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SCARLET FEVER, MEASLES, DIPHTHERIA, AND TUBERCULOSIS.
Cases and Deaths Reported by Cities for Week Ended Oct. 18, 1913.
Over 500,000 inhabitants:
St. Louis, Mo.
Jersey City, NJ
Altoona, Pa. Bayonne, N.J. Brocktop, Mass. Camden, V.J. Erie, Pa. Evansville, Ind. Harrisburg, Pa..
52, 127 55,515 56,878
4,538 66,525 69, 647 64,186
SCARLET FEVER, MEASLES, DIPHTHERIA, AND TUBERCULOSIS_Contd.
Cases and Deaths Reported by Cities for Week Ended Oct. 18, 1913—Continued.
From 50,000 to 100,000 inhabit-
Yonkers, N. Y.
Atlantic City, N.J..
SCARLET FEVER, MEASLES, DIPHTHERIA, AND TUBERCULOSIS-Contd
Cases and Deaths Reported by Cities for Week Ended Oct. 18, 1913– Continued.
Less than 25,000 inhabitants
8, 813 21, 497 21.839 17,221 22.089 24,398 18,341 14, 498 18.659 20,081 14,610 13, 879 23, 150 15, 715 24. 199 21,550 12,507 18, 877 14,949 22.019 19, 431 20.550 15.599 13,546 12.693 19,973 14.246 18, 924 15,309
IN INSULAR POSSESSIONS.
Examination of Rats and Mongoose.
Rats and mongoose have been examined in Hawaii as follows: Honolulu, week ended October 11, 1913, 458; Hilo, week ended September 27, 1913, 10,858; week ended October 4, 1913, 2,790. No plague-infected animal was found.
Cholera- Cholera Carriers-Manila.
During the week ended September 20, 1913, 3 cases of cholera with 1 death were notified at Manila.
On September 14, 1913, a case of cholera was found in the person of a Filipino carpenter who worked with a large group of men at the corner of Calles Padre Faura and Taft, and who lived on Calle Nueva, near Calle San Andres, both of which addresses are in the residential section of the city and a number of miles from the last case, which occurred at Caloocan. (See Public Health Reports, Oct. 10, 1913, p. 2093.) No connection could be traced between the cases, nor have
any cases of cholera occurred in the group of men among whom the carpenter worked. Seven persons who were supposed to be contacts at his house were examined, and two vibrio carriers were found, the organism being identical with that of Koch with the exception that it failed to agglutinate with cholera serum.
On September 16 a case occurred in the person of an American who lived in Pasay under native conditions. Pasay is several miles from where the above case occurred. This man was an employee of the Quartermaster's Department of the Army and was alleged to have been a sufferer from nephritis. He died on September 17. The autopsy revealed the typical findings of cholera and in addition a nephritis which may have been present before cholera was contracted. The laboratory findings were positive. Five contacts were examined and all of them were negative for cholera organisms and vibrios.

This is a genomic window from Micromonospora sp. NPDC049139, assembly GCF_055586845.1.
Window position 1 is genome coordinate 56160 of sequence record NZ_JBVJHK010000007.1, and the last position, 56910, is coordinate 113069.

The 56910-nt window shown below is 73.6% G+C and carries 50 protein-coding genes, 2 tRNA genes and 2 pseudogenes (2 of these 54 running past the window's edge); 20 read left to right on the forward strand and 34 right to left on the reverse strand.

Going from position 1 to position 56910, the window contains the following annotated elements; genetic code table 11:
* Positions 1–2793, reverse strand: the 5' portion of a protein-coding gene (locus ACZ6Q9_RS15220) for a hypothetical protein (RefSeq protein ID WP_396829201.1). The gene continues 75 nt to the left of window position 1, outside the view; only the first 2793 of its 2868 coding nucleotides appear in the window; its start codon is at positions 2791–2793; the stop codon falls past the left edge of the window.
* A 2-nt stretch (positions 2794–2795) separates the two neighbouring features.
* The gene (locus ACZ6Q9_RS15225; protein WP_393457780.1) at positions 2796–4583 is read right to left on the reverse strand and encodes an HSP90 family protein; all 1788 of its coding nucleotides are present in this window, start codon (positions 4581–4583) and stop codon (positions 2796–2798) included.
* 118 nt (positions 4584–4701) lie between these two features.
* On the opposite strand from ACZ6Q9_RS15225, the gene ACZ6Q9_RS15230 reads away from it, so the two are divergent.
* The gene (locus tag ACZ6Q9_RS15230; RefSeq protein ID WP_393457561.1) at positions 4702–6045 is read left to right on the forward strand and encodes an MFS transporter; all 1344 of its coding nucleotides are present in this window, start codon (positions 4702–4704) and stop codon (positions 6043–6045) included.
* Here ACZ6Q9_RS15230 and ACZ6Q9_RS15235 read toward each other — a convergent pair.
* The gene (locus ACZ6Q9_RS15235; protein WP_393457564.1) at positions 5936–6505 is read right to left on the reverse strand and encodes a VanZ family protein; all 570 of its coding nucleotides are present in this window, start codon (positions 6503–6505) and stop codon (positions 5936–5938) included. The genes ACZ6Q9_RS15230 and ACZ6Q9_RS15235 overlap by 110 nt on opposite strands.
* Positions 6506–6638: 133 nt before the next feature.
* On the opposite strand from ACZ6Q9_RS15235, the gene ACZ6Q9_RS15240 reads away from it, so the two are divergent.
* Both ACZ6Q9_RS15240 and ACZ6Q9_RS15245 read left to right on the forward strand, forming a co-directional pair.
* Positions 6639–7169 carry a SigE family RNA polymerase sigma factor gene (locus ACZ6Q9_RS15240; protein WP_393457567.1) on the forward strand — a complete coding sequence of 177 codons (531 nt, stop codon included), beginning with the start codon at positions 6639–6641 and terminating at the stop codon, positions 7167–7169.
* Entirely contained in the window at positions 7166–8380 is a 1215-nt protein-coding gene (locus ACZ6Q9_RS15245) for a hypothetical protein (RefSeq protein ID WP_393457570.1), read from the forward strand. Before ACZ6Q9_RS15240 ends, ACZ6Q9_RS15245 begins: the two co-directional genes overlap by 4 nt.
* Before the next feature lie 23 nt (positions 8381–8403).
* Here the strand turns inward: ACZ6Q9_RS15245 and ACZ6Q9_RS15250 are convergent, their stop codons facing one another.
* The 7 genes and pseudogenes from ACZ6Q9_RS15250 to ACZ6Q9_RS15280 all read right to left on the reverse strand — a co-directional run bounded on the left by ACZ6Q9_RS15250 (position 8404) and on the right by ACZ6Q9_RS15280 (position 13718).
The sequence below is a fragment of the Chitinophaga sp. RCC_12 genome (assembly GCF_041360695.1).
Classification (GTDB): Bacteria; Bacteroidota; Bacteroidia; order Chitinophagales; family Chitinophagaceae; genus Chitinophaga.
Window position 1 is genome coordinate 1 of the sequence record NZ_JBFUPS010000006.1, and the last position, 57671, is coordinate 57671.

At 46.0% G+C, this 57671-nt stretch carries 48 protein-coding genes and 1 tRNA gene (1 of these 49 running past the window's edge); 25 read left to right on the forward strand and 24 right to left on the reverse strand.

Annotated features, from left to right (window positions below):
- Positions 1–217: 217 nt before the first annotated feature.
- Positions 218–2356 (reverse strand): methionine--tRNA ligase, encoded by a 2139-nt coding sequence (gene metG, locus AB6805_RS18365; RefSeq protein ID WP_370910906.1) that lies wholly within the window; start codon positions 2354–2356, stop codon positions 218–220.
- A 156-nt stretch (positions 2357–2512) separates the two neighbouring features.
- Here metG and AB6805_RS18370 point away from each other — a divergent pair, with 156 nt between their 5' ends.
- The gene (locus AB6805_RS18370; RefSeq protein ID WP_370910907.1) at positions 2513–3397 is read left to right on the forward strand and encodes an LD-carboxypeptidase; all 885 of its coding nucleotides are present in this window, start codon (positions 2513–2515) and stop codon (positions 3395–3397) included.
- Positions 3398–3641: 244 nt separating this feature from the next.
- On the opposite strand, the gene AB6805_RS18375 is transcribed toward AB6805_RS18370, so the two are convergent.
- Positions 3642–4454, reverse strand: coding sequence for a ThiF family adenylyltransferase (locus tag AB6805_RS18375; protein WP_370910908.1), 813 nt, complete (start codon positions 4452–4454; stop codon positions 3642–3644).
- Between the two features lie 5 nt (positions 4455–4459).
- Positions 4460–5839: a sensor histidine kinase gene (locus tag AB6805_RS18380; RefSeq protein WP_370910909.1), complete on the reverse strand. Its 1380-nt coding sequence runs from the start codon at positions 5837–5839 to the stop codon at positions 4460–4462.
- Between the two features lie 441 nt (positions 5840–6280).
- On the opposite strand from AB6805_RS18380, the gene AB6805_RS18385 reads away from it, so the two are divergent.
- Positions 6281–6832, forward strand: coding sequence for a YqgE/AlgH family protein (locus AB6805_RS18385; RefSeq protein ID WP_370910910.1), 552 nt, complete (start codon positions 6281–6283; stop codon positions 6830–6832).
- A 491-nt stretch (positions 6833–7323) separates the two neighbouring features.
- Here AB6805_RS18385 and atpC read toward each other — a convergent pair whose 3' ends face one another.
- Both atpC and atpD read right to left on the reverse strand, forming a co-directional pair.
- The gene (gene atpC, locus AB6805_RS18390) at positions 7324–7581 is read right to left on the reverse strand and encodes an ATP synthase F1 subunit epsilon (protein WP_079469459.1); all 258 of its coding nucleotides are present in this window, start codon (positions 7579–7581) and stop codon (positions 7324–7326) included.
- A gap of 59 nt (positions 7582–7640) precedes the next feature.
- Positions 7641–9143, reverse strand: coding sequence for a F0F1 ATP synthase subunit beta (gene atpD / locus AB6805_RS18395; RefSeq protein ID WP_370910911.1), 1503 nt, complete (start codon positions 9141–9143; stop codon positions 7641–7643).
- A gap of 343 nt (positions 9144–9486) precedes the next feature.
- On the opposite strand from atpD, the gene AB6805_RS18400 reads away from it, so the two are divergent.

The third case was in an African-Filipino child that applied at the Philippine General Hospital for treatment for dysentery. On stool examinations being made, Koch's vibrios were found. The case was removed to the San Lazaro Cholera Hospital. Two contacts examined were found negative for cholera organisms and vibrios.
During the week ended September 27, 1913, 3 cases of cholera with 1 death were notified in Manila. The disease occurred in widely separated sections of the city.
During the week ended September 27, 1913, a fatal case of plague occurred in Manila in the person of an American, editor of the Manila Daily Bulletin. In view of the completeness with which the origin of the infection in this case was traced, and its significance, the following details may be of interest:
On September 6 a plague rat was found in the block adjacent to that in which the offices of the Manila Daily Bulletin are located. On September 19 the editor was admitted to a local general hospital. On September 20 a preliminary diagnosis of plague was made and he was immediately transferred to the San Lazaro Plague Hospital, where he died on September 22. In carrying out the routine insecticidal measures in the offices of the Manila Daily Bulletin a mummified rat was found in the desk of the late editor. There were also a number of live fleas, one of which was identified as Pulex cheopis. Microscopical slides prepared from the ground-up flea showed bipolar staining organisms similar to those of plague. The rat was also ground up, and inoculations made from it into healthy laboratory rats produced in them typical cases of plague, which terminated fatally. A culture made from one of the buboes of the patient and inoculated into a guinea pig resulted in a positive case of plague, which also terminated fatally.
The facts that the mummified rat found in the desk must have been dead for a period of at least two weeks and that live fleas which contained plague bacilli were associated with it furnish strong proof that plague might be introduced into a country without either the importation of human or rat cases of plague and that fleas might be alone concerned. In this instance the possibility remains, however, that the fleas might have been carried into the desk by plague rats which either died elsewhere or subsequently recovered.
On the first floor of the building in which the offices of the Daily Bulletin are located are a large grocery warehouse and a restaurant, and in the cleaning up which followed 4 dead rats were found in these premises. The cause of death in these rats could not be definitely ascertained.
It is interesting to note, however, that on September 20 a Chinaman employed in the warehouse died, and that the attending physician certified the cause of death as pulmonary tuberculosis after an illness of four months. Subsequently it was learned that the Chinaman had been ill only one day. The body was ordered exhumed by the bureau of health on September 22, and it was definitely ascertained that